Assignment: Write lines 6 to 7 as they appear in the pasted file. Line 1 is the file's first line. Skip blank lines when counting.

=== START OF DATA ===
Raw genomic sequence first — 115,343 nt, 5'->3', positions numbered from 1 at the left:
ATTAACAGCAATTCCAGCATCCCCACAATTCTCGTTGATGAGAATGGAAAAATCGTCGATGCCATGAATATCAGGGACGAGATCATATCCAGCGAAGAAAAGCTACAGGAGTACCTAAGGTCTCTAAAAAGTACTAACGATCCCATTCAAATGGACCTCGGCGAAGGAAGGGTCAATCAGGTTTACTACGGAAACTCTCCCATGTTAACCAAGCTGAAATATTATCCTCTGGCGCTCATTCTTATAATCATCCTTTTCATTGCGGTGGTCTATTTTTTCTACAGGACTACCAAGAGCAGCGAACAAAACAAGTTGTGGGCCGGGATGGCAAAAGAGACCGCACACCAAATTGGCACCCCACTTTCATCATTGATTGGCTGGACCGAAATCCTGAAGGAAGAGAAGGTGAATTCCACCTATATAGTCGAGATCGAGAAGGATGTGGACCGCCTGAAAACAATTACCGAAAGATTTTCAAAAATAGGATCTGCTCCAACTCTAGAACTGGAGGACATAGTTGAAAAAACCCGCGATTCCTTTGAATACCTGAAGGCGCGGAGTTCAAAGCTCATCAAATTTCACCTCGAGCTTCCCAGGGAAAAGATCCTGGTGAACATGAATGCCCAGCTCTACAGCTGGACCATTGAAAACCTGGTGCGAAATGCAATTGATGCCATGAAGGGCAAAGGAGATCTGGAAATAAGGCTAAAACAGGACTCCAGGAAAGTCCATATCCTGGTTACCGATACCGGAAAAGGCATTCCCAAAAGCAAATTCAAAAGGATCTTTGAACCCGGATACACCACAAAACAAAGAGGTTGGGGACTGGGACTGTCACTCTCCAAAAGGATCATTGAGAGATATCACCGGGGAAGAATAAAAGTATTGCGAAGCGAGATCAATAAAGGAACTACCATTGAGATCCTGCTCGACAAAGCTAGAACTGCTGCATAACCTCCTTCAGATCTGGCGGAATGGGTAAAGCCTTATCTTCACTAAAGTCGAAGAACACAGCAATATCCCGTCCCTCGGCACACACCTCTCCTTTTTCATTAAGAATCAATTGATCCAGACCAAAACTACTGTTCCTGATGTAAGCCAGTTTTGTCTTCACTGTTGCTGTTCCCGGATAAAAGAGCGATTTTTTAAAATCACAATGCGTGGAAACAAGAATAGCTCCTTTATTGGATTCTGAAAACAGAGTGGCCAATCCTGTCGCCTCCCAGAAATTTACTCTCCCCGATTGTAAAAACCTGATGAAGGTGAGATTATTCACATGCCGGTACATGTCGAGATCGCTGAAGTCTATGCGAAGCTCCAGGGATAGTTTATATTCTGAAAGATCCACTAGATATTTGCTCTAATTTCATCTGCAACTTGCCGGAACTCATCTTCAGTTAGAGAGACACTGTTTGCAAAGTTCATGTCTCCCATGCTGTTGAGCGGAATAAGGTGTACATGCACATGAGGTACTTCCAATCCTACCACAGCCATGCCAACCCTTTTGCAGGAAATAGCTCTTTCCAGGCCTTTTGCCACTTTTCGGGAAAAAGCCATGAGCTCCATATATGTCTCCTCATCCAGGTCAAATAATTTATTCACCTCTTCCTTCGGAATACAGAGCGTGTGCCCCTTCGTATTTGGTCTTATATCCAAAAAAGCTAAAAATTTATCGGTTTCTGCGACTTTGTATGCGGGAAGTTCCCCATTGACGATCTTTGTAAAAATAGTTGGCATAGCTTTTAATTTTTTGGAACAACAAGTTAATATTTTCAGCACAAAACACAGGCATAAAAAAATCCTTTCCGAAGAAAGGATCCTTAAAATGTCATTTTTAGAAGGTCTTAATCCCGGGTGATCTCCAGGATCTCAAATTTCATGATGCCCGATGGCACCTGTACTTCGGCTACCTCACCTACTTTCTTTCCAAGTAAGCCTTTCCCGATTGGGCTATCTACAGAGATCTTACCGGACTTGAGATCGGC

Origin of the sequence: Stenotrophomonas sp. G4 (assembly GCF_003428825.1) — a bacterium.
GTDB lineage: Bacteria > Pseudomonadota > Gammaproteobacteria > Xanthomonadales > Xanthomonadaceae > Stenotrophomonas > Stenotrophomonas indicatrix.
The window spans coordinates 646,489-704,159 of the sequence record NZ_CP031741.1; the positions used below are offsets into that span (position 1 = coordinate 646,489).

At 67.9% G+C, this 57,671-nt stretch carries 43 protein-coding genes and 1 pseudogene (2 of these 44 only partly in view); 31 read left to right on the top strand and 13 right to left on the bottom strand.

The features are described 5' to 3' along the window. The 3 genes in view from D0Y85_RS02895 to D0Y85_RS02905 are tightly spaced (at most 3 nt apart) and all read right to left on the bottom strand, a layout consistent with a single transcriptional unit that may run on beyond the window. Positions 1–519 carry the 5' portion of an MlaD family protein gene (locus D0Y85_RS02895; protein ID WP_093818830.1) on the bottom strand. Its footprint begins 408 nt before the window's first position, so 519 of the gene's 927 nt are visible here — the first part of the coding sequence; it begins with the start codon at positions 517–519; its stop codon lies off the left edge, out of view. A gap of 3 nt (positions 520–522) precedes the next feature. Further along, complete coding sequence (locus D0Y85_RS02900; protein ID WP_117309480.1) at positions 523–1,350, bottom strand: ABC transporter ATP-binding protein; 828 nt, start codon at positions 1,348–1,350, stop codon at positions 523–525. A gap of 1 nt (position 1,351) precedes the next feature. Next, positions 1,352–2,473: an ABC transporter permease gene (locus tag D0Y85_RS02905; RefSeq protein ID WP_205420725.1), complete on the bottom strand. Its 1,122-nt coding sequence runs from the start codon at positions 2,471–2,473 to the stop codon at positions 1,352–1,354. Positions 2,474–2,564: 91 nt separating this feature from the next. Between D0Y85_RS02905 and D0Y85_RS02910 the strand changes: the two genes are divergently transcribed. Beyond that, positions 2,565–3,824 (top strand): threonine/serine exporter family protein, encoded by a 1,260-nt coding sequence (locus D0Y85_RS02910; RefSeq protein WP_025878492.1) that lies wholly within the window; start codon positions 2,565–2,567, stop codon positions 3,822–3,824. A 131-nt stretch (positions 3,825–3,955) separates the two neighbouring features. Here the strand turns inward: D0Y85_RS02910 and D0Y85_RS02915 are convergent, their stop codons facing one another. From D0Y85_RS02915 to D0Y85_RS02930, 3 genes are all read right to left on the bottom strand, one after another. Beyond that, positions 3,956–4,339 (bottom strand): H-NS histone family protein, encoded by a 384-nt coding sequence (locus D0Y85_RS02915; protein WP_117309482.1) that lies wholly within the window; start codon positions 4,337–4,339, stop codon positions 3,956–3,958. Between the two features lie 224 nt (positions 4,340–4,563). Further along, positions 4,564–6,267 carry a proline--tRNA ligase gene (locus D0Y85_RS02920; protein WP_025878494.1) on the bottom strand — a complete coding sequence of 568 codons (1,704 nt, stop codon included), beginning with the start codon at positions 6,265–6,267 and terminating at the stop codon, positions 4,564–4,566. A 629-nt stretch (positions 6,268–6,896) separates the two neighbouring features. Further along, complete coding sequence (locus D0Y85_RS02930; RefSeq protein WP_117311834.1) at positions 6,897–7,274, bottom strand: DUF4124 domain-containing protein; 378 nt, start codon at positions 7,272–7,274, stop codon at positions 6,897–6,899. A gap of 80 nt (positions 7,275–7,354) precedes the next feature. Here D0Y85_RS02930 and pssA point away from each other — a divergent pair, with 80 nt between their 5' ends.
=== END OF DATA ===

At 67.9% G+C, this 57,671-nt stretch carries 43 protein-coding genes and 1 pseudogene (2 of these 44 only partly in view); 31 read left to right on the top strand and 13 right to left on the bottom strand.

The features are described 5' to 3' along the window. The 3 genes in view from D0Y85_RS02895 to D0Y85_RS02905 are tightly spaced (at most 3 nt apart) and all read right to left on the bottom strand, a layout consistent with a single transcriptional unit that may run on beyond the window. Positions 1–519 carry the 5' portion of an MlaD family protein gene (locus D0Y85_RS02895; protein ID WP_093818830.1) on the bottom strand. Its footprint begins 408 nt before the window's first position, so 519 of the gene's 927 nt are visible here — the first part of the coding sequence; it begins with the start codon at positions 517–519; its stop codon lies off the left edge, out of view. A gap of 3 nt (positions 520–522) precedes the next feature. Further along, complete coding sequence (locus D0Y85_RS02900; protein ID WP_117309480.1) at positions 523–1,350, bottom strand: ABC transporter ATP-binding protein; 828 nt, start codon at positions 1,348–1,350, stop codon at positions 523–525. A gap of 1 nt (position 1,351) precedes the next feature. Next, positions 1,352–2,473: an ABC transporter permease gene (locus tag D0Y85_RS02905; RefSeq protein ID WP_205420725.1), complete on the bottom strand. Its 1,122-nt coding sequence runs from the start codon at positions 2,471–2,473 to the stop codon at positions 1,352–1,354. Positions 2,474–2,564: 91 nt separating this feature from the next. Between D0Y85_RS02905 and D0Y85_RS02910 the strand changes: the two genes are divergently transcribed. Beyond that, positions 2,565–3,824 (top strand): threonine/serine exporter family protein, encoded by a 1,260-nt coding sequence (locus D0Y85_RS02910; RefSeq protein WP_025878492.1) that lies wholly within the window; start codon positions 2,565–2,567, stop codon positions 3,822–3,824. A 131-nt stretch (positions 3,825–3,955) separates the two neighbouring features. Here the strand turns inward: D0Y85_RS02910 and D0Y85_RS02915 are convergent, their stop codons facing one another. From D0Y85_RS02915 to D0Y85_RS02930, 3 genes are all read right to left on the bottom strand, one after another. Beyond that, positions 3,956–4,339 (bottom strand): H-NS histone family protein, encoded by a 384-nt coding sequence (locus D0Y85_RS02915; protein WP_117309482.1) that lies wholly within the window; start codon positions 4,337–4,339, stop codon positions 3,956–3,958. Between the two features lie 224 nt (positions 4,340–4,563). Further along, positions 4,564–6,267 carry a proline--tRNA ligase gene (locus D0Y85_RS02920; protein WP_025878494.1) on the bottom strand — a complete coding sequence of 568 codons (1,704 nt, stop codon included), beginning with the start codon at positions 6,265–6,267 and terminating at the stop codon, positions 4,564–4,566. A 629-nt stretch (positions 6,268–6,896) separates the two neighbouring features. Further along, complete coding sequence (locus D0Y85_RS02930; RefSeq protein WP_117311834.1) at positions 6,897–7,274, bottom strand: DUF4124 domain-containing protein; 378 nt, start codon at positions 7,272–7,274, stop codon at positions 6,897–6,899. A gap of 80 nt (positions 7,275–7,354) precedes the next feature. Here D0Y85_RS02930 and pssA point away from each other — a divergent pair, with 80 nt between their 5' ends.